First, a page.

United States District Court, D. Alaska
Russel Holland United States District Judge
moves to disqualify Kyle P. Durand and Precept
Law Group, PLLC as counsel for defendants. This motion is
opposed. Oral argument was not requested and is not
Iditasport Alaska commenced this action on March 9, 2018
against defendants Katharina Merchant; Kyle Durand; Kevin
Robbins; Alaska Ultra Sport LLC; Winter Ultra, LLC; and
Intrepid, LLC. In its complaint, plaintiff asserts trademark,
unfair competition, cyberpiracy, and conspiracy claims
1, 2018, Durand filed a pro hac vice motion and a
declaration in support of his motion. On May 2, 2018, Durand's
motion was granted. The instant motion to disqualify Durand
and Precept Law Group followed.
first argues that Durand must be disqualified because as a
named defendant in this case, he will be called upon to
testify at trial. In support of this argument, plaintiff
cites to Alaska Rule of Professional Conduct 3.7(a),
A lawyer shall not act as advocate at trial in which the
lawyer is likely to be a necessary witness unless:
(1) the testimony relates to an uncontested issue;
(2) the testimony relates to the nature and value of legal
services rendered in the case; or
(3) disqualification of the lawyer would work substantial
hardship on the client.
argues that Durand will likely be a necessary witness because
of his “integral involvement as a principal participant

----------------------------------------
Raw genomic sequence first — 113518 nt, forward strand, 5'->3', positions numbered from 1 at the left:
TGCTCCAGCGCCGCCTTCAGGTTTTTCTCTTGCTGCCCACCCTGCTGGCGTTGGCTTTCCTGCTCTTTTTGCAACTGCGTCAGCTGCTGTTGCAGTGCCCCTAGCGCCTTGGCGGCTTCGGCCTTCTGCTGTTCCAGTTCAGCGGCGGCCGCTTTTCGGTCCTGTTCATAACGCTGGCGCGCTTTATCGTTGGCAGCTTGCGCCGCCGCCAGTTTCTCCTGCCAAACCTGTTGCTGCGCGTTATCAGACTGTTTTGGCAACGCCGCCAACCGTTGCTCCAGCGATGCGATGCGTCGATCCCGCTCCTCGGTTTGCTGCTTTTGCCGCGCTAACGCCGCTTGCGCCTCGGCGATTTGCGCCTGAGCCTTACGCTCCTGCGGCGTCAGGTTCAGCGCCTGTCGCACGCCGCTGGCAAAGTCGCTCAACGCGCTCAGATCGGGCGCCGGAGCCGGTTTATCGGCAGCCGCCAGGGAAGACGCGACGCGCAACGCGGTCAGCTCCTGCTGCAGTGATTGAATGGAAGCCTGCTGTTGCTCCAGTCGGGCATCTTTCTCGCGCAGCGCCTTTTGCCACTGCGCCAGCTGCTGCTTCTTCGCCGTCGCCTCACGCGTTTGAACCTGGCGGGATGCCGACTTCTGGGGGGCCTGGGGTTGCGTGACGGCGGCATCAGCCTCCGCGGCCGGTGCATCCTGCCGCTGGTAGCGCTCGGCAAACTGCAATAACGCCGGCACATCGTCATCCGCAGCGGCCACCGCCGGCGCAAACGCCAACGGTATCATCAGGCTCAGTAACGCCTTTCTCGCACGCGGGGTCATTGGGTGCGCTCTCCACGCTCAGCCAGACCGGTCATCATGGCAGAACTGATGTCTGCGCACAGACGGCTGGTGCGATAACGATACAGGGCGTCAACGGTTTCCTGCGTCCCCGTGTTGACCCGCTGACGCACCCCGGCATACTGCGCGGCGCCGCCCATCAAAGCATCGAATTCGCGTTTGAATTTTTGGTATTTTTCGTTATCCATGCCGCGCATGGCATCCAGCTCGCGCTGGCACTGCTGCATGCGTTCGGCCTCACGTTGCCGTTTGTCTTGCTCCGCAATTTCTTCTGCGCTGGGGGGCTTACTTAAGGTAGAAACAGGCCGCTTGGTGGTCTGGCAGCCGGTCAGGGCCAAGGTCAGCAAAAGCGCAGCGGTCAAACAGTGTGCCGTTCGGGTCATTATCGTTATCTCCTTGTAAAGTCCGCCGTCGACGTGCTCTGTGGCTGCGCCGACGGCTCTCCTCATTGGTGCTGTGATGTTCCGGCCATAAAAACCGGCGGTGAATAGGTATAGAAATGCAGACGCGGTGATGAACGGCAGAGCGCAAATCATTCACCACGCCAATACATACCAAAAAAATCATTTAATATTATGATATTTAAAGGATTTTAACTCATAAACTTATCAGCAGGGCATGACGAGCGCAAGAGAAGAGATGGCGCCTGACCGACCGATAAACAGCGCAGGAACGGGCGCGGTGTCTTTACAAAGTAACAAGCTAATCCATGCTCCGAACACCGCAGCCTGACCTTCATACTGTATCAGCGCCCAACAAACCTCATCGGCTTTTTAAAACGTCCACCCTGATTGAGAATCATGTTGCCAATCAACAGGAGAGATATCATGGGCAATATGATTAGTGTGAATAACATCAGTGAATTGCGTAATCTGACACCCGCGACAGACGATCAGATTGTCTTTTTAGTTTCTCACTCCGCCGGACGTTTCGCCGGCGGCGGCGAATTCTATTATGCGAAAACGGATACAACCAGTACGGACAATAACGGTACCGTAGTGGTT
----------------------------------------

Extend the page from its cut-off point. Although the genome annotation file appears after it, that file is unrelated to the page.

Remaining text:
in the facts of this matter.”
that Durand is likely to be a necessary witness in this case
as plaintiff contends, his disqualification pursuant to Rule
3.7 is not required at this time because this case is not yet
at the trial stage. Alaska Rule of Professional Conduct
3.7(a) prohibits lawyers who are likely to be necessary
witnesses from acting as trial counsel. On its face, the rule
does not prohibit a lawyer who may testify at trial from
being involved in pretrial proceedings. This reading of
Alaska Rule of Professional Conduct 3.7(a) is consistent with
other jurisdictions' interpretation of similar rules.
See, e.g., Culebras Enterprises Corp.
v. Rivera-Rios, 846 F.2d 94, 99 (1st Cir. 1988)
(“Rule 3.7 is limited to situations where the
lawyer-witness acts as trial counsel”); DiMartino
v. Eighth Judicial Dist. Court ex rel. County of Clark,
66 P.3d 945, 947 (Nev. 2003) (“[b]ecause the rule is
meant to eliminate any confusion and prejudice that could
result if an attorney appears before a jury as an advocate
and as a witness, pretrial disqualification generally is not
necessary”); United States v. Castellano, 610
F.Supp. 1151, 1167 (D.C.N.Y. 1985) (lawyer-witness “may
continue to participate fully in the pre-trial stage of this
case”); Burch-Lucich v. Lucich, Civ. No.
1:13-00218-BLW, 2013 WL 5876317, at *9 (D. Idaho Oct. 31,
2013) (Rule 3.7 “does not prevent a lawyer/witness from
representing a client during pretrial proceedings”).
if Durand has been as involved in the facts of this matter as
plaintiff contends, then defendants might do well to find
another lawyer to represent them sooner rather than later.
Durand may not represent defendants through the pretrial
stages of this case, knowing that he is likely to be a
necessary witness, and then later claim that his
disqualification at trial would work a substantial hardship
on his clients. But, for now, Durand will not be disqualified
pursuant to Rule 3.7.
next argues that if Durand is disqualified, then Precept Law
Group should also be disqualified. Because Durand is not
being disqualified at this time, there is no reason to
disqualify his law firm now either. The court would note
however that based on evidence submitted by plaintiff,
Durand appears to be the sole attorney in Precept Law Group.
Thus, if Durand is at some point disqualified because he is a
necessary witness at ...